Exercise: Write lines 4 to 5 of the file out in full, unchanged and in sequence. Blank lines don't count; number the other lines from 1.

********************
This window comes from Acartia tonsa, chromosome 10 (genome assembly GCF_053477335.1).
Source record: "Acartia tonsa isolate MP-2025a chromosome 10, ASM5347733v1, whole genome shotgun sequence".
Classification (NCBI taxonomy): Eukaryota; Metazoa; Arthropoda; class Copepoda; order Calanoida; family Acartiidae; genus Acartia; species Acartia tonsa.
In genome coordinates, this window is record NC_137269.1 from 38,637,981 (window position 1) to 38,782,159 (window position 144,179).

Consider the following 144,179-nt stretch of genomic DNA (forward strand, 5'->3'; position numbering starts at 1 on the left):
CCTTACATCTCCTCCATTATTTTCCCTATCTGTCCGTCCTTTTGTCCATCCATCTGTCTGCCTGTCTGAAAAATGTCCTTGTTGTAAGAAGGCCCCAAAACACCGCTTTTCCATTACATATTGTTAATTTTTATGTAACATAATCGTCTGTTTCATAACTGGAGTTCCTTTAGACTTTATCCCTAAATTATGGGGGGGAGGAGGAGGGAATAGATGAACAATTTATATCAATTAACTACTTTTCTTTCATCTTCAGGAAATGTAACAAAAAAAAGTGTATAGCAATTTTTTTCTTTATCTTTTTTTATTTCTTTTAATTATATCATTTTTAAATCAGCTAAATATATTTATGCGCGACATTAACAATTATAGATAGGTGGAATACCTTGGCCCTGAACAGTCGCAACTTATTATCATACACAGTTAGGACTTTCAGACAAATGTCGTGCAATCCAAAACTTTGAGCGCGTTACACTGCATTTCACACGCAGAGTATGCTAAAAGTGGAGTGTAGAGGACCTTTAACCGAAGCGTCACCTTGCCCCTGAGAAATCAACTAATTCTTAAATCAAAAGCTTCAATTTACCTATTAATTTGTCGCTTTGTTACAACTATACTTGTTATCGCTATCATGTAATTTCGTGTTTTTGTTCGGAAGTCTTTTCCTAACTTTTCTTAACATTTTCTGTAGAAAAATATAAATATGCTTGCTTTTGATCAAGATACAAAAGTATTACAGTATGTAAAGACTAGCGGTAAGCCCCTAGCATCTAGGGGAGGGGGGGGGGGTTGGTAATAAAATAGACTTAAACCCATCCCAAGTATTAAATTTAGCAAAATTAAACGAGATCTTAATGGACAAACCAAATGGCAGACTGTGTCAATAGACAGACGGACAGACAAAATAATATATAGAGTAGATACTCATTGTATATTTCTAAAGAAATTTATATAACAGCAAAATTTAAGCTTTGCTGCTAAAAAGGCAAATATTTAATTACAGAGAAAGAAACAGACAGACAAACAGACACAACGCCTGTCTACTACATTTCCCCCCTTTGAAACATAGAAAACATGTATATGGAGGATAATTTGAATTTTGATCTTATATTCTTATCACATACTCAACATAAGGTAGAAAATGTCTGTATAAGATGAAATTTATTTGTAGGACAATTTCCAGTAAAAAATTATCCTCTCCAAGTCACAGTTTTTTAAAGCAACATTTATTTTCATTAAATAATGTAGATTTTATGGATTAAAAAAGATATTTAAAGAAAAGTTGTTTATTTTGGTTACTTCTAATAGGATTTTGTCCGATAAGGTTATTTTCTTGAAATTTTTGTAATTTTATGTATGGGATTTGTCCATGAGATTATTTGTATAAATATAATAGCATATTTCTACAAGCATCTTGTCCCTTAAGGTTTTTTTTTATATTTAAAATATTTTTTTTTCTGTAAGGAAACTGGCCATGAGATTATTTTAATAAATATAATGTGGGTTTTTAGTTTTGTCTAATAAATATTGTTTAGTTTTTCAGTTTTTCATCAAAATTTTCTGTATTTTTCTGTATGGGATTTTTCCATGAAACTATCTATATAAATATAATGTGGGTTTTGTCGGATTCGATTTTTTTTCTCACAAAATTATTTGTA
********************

In genome coordinates, this window is record NC_137269.1 from 38,637,981 (window position 1) to 38,782,159 (window position 144,179).

Consider the following 144,179-nt stretch of genomic DNA (forward strand, 5'->3'; position numbering starts at 1 on the left):